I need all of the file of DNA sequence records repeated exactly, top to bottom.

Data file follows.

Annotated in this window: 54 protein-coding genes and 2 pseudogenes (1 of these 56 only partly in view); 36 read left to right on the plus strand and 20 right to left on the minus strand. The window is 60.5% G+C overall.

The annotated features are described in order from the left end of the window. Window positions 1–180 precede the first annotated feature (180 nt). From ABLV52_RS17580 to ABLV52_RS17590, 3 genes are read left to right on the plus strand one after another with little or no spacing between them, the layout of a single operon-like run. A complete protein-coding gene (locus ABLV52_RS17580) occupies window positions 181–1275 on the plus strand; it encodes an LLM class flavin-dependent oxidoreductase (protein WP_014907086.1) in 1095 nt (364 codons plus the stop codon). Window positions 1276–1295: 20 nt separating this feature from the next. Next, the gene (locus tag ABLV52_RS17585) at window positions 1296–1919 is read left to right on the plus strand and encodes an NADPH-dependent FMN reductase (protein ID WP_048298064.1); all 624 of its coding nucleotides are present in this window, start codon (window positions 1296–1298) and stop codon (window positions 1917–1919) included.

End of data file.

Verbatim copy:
Annotated in this window: 54 protein-coding genes and 2 pseudogenes (1 of these 56 only partly in view); 36 read left to right on the plus strand and 20 right to left on the minus strand. The window is 60.5% G+C overall.

The annotated features are described in order from the left end of the window. Window positions 1–180 precede the first annotated feature (180 nt). From ABLV52_RS17580 to ABLV52_RS17590, 3 genes are read left to right on the plus strand one after another with little or no spacing between them, the layout of a single operon-like run. A complete protein-coding gene (locus ABLV52_RS17580) occupies window positions 181–1275 on the plus strand; it encodes an LLM class flavin-dependent oxidoreductase (protein WP_014907086.1) in 1095 nt (364 codons plus the stop codon). Window positions 1276–1295: 20 nt separating this feature from the next. Next, the gene (locus tag ABLV52_RS17585) at window positions 1296–1919 is read left to right on the plus strand and encodes an NADPH-dependent FMN reductase (protein ID WP_048298064.1); all 624 of its coding nucleotides are present in this window, start codon (window positions 1296–1298) and stop codon (window positions 1917–1919) included.